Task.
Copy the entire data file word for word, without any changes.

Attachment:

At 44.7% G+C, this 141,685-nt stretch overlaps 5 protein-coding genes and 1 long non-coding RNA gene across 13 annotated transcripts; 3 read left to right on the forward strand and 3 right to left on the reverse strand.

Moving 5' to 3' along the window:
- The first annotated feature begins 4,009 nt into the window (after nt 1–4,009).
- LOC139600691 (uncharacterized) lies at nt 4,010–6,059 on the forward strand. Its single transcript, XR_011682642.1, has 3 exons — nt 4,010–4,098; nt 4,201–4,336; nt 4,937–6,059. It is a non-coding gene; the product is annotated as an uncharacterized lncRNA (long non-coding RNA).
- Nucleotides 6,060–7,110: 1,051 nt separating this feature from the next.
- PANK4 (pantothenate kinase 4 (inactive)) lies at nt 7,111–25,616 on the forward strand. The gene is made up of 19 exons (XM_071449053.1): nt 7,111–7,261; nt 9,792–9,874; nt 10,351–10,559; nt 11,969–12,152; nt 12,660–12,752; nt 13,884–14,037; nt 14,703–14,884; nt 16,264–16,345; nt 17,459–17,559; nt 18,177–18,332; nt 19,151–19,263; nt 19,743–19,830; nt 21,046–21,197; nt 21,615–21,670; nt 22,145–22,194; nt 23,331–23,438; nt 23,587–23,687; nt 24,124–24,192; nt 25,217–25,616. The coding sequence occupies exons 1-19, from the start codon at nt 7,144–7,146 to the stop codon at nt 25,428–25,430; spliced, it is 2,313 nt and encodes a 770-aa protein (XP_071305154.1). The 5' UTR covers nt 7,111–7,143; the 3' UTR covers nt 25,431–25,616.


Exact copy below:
At 44.7% G+C, this 141,685-nt stretch overlaps 5 protein-coding genes and 1 long non-coding RNA gene across 13 annotated transcripts; 3 read left to right on the forward strand and 3 right to left on the reverse strand.

Moving 5' to 3' along the window:
- The first annotated feature begins 4,009 nt into the window (after nt 1–4,009).
- LOC139600691 (uncharacterized) lies at nt 4,010–6,059 on the forward strand. Its single transcript, XR_011682642.1, has 3 exons — nt 4,010–4,098; nt 4,201–4,336; nt 4,937–6,059. It is a non-coding gene; the product is annotated as an uncharacterized lncRNA (long non-coding RNA).
- Nucleotides 6,060–7,110: 1,051 nt separating this feature from the next.
- PANK4 (pantothenate kinase 4 (inactive)) lies at nt 7,111–25,616 on the forward strand. The gene is made up of 19 exons (XM_071449053.1): nt 7,111–7,261; nt 9,792–9,874; nt 10,351–10,559; nt 11,969–12,152; nt 12,660–12,752; nt 13,884–14,037; nt 14,703–14,884; nt 16,264–16,345; nt 17,459–17,559; nt 18,177–18,332; nt 19,151–19,263; nt 19,743–19,830; nt 21,046–21,197; nt 21,615–21,670; nt 22,145–22,194; nt 23,331–23,438; nt 23,587–23,687; nt 24,124–24,192; nt 25,217–25,616. The coding sequence occupies exons 1-19, from the start codon at nt 7,144–7,146 to the stop codon at nt 25,428–25,430; spliced, it is 2,313 nt and encodes a 770-aa protein (XP_071305154.1). The 5' UTR covers nt 7,111–7,143; the 3' UTR covers nt 25,431–25,616.